Updated: Jan 9, 2020
“Leaves of three, leave it be” an old saying that is supposed to help us avoid Poison Ivy. However, what is just as important is to recognize the many other plants that also have the three leaflet configuration.
In most of Western North Carolina, as well as along the Greenway, one finds the Kudzu growing rampant over fence, bush and tree. It has three leaflets quite similar to Poison Ivy. But one notes the thinner leaf and the red hairs along the stem. Kudzu teeth are more rounded instead of pointed, and the underside of the leaf is a lighter green.
The Tick Trefoils and the Wild Beans also have three leaflets. They are usually smaller, more delicate plants than PI, and are readily recognized when in flower or seed.
The small clovers and the bush clovers also have three leaflets. As does Sorrel and Alfalfa.
Other vines such as the Butterfly Pea, Hog Peanut, Dewberry, Wild Strawberry and Blackberry are among those with leaflets three. The last three have sharply toothed leaves which aids in identification.
In shaded areas we find the lovely trilliums and Jack-in-the-pulpit with their three large leaves outstanding for their perfect circular arrangement.
Even among the trees and shrubs we find the pattern of three leaflets. The Prairie Rose usually has but three leaflets, and the Bladdernut, the Fragrant Sumac and Wafer Ash all comply.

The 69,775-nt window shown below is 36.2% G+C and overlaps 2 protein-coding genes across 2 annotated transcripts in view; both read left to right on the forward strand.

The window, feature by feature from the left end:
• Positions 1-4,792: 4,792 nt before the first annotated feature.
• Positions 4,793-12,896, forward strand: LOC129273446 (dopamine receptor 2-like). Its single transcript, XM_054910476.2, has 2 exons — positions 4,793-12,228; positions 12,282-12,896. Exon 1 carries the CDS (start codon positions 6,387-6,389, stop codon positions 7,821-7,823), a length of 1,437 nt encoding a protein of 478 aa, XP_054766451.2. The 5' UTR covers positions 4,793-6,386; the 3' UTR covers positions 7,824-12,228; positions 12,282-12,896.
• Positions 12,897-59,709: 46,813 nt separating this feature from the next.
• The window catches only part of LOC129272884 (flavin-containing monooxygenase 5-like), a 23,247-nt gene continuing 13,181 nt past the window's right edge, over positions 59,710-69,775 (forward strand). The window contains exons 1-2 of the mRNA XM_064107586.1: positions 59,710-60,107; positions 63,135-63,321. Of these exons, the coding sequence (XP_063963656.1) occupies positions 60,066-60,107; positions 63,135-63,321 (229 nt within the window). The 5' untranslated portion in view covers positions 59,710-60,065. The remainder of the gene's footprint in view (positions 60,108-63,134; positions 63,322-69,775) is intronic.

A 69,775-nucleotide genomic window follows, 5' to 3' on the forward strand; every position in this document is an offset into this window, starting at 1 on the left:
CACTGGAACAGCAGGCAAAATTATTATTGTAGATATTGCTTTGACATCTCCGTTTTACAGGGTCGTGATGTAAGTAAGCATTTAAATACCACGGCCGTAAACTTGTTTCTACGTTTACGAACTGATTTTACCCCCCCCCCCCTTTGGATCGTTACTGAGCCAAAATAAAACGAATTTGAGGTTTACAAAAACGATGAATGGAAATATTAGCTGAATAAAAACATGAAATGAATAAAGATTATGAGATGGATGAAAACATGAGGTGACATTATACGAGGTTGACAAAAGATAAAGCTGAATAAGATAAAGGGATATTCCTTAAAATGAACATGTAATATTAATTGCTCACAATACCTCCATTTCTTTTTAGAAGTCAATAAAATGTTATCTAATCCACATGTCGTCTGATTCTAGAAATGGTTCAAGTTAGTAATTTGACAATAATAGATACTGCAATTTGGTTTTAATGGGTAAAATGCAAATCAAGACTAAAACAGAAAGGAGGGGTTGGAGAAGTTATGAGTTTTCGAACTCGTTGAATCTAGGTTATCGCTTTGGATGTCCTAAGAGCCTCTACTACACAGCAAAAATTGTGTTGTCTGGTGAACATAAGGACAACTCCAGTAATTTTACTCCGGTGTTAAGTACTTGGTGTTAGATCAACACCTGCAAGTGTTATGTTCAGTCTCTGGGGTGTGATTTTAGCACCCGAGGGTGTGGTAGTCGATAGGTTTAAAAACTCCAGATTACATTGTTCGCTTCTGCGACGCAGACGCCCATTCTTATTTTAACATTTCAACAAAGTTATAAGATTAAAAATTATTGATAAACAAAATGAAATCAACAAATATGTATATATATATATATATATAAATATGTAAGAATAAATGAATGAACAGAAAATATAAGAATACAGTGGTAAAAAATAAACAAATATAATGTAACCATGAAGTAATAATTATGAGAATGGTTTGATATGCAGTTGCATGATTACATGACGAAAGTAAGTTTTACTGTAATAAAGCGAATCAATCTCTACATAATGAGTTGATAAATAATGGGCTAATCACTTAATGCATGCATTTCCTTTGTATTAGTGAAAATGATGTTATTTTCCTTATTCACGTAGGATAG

So what other features do we look for to really avoid this plant that drives many folks slightly crazy with a seven day itch?
The Poison Ivy plant can be shrub-like in that, with its woody stems, it can stand upright along the forest floor or along a path.
It can take on a vine-like appearance and climb up a large tree truck, stretching out its stems like limbs to gain some sunlight. As it gets larger and healthier the climbing portion thickens and develops black hairs all along the main stem. These hair-rootlets cling to the bark and hold it in place allowing the plant to reach the full height of the tree, which may be 40 to 50 feet up. Eventually the leafy parts may completely cover and shield the top of the tree from the sun, thus killing it.
Its greenish flowers in April-May are in small bunches growing from the leaf axils. The fruit are small gray or whitish berries, that develop in August to October, and are much loved by many species of birds.
This year poison ivy is especially large with rampant growth. Perhaps it's catching up for the drought years.
All parts of the plant: stem, leaves, flowers, fruit and the roots hold the oils responsible for the skin rash that many humans get. When the leaves fall off in the fall the woody stem remains upright along the ground, or sticking out from the tree. The tiny buds are pointy, brownish, and slightly hairy.
Poison Ivy (Rhus radicans) and Poison Oak (Rhus toxicodendron) are similar plants. Leaf shapes are somewhat diagnostic. Poison Oak leaves are usually lobed, or more coarsely toothed and will be found more often in the Piedmont and eastern parts of North Carolina than here in the mountains. Growth is very similar.
Accidentally burning the plant parts that might be still clinging to a piece of wood, can release the oils into the water vapor coming off in the smoke and can irritate nose and throat tissues. It behooves us to learn to recognize Poison Ivy. It's not a friendly plant.